Literary Trauma: Sadism, Memory, and Sexual Violence in American Women's Fiction

Literary Trauma: Sadism, Memory, and Sexual Violence in American Women's Fiction

by Deborah M. Horvitz
ISBN-10:
0791447111
ISBN-13:
9780791447116
Pub. Date:
11/01/2000
Publisher:
State University of New York Press

Hardcover - Rent for

Select a Purchase Option
  • purchase options

Temporarily Out of Stock Online


Overview

Literary Trauma: Sadism, Memory, and Sexual Violence in American Women's Fiction

Examines representations of political, psychological, and sexual violence in seven novels by American women.

This book examines portrayals of political and psychological trauma, particularly sexual trauma, in the work of seven American women writers. Concentrating on novels by Charlotte Perkins Gilman, Pauline Hopkins, Gayl Jones, Leslie Marmon Silko, Dorothy Allison, Joyce Carol Oates, and Margaret Atwood, Horvitz investigates whether memories of violent and oppressive trauma can be preserved, even transformed into art, without reproducing that violence. The book encompasses a wide range of personal and political traumas, including domestic abuse, incest, rape, imprisonment, and slavery, and argues that an analysis of sadomasochistic violence is our best protection against cyclical, intergenerational violence, a particularly timely and important subject as we think about how to stop “hate” crimes and other forms of political and psychic oppression.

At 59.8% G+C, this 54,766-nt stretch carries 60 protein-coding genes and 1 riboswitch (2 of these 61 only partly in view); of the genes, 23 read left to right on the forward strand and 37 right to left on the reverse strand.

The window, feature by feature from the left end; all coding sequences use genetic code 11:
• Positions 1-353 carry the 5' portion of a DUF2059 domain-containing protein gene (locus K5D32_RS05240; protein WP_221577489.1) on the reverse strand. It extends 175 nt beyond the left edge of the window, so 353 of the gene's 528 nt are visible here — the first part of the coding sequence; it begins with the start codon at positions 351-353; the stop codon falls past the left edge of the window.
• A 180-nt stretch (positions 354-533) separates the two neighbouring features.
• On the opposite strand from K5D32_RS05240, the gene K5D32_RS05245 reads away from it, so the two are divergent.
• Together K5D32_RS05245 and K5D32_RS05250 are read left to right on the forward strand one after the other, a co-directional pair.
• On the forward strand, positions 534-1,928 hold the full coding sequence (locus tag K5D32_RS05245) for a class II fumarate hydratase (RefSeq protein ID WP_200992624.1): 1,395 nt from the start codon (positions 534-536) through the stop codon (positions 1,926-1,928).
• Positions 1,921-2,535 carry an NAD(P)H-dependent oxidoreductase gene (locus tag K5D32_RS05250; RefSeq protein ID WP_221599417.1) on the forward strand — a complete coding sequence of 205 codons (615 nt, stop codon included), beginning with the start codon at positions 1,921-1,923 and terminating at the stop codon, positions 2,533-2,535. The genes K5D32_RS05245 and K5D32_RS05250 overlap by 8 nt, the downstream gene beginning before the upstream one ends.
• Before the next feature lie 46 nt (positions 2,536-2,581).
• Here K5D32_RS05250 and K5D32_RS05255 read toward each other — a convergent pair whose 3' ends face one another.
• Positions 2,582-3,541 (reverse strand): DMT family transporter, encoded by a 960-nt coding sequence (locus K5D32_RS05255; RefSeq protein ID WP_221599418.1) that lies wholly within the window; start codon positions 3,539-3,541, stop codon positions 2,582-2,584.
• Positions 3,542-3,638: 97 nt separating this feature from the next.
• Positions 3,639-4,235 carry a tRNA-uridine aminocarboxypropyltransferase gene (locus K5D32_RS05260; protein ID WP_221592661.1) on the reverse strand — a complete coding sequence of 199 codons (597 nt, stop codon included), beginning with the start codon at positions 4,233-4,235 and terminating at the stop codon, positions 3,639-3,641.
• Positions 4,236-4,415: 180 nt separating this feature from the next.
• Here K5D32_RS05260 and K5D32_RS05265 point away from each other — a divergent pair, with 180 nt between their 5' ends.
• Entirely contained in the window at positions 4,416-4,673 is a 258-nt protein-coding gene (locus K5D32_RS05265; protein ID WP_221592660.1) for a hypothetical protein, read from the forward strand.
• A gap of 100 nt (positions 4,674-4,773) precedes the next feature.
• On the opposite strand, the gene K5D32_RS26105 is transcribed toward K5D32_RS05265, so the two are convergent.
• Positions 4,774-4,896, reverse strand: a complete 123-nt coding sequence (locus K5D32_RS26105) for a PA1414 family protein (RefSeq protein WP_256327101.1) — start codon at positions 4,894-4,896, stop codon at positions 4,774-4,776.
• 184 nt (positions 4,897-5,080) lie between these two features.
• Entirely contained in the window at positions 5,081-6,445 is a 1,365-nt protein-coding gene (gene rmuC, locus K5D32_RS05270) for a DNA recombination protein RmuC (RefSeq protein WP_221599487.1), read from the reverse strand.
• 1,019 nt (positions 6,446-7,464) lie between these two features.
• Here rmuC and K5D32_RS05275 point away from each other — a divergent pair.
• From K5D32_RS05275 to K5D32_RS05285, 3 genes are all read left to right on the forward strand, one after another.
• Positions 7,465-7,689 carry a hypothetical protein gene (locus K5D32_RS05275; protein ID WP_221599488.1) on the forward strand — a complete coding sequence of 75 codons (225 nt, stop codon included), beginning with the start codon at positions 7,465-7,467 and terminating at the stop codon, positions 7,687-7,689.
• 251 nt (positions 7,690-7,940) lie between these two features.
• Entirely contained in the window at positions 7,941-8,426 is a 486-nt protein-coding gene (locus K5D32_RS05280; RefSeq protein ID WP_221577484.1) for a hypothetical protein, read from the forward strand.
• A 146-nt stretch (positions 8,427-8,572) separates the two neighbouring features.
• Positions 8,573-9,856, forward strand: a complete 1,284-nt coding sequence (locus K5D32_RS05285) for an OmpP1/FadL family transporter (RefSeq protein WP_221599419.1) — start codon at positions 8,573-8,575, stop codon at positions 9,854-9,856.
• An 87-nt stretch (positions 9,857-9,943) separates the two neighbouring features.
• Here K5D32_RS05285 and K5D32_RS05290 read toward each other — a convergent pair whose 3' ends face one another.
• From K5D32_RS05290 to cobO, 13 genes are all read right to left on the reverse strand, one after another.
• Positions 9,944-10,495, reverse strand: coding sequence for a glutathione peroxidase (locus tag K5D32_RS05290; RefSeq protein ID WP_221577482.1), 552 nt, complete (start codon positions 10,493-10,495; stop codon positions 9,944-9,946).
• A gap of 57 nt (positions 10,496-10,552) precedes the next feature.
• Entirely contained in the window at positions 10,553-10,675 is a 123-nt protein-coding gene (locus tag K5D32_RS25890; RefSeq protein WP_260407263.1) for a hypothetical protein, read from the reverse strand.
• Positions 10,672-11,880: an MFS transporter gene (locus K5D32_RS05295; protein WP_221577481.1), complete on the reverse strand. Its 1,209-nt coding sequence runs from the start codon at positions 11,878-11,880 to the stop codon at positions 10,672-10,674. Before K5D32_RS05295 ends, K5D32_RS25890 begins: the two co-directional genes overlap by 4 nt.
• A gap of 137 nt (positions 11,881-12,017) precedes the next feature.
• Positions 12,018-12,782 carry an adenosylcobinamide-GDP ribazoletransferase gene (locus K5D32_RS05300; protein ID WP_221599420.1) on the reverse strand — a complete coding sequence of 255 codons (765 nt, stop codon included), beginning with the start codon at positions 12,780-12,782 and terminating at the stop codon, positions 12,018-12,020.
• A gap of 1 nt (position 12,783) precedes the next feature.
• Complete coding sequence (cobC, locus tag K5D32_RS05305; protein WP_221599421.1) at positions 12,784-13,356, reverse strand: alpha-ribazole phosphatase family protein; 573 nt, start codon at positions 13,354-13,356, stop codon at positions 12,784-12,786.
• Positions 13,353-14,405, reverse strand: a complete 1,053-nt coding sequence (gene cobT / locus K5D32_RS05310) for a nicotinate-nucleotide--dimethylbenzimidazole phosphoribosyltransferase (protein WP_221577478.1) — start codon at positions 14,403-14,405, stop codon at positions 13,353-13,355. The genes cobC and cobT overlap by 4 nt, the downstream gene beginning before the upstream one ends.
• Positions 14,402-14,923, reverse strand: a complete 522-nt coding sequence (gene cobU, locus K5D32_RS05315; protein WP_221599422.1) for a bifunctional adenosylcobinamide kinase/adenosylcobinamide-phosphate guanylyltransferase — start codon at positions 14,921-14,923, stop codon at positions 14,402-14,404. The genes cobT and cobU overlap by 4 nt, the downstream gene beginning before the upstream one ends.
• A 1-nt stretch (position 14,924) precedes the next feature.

Product Details

ISBN-13: 9780791447116
Publisher: State University of New York Press
Publication date: 11/01/2000
Series: SUNY series in Psychoanalysis and Culture Series
Pages: 180
Product dimensions: 6.10(w) x 9.00(h) x 0.60(d)

Table of Contents

Acknowledgmentsix
Chapter 1Introduction: Bearing Witness1
Chapter 2Reading the Unconscious in Leslie Marmon Silko's Almanac of the Dead25
Chapter 3Freud and Feminism in Gayl Jones's Corregidora and Dorothy Allison's Bastard out of Carolina39
Chapter 4Hysteria and Trauma in Pauline Hopkins's Of One Blood; Or, the Hidden Self57
Chapter 5Postmodern Realism, Truth and Lies in Joyce Carol Oates's What I Lived For75
Chapter 6Intertextuality and Poststructural Realism in Margaret Atwood's Alias Grace and Charlotte Perkins Gilman's "The Yellow Wallpaper"99
Chapter 7Conclusion: Words Finally Spoken131
Notes135
Works Cited157
Index169

Customer Reviews

Most Helpful Customer Reviews

See All Customer Reviews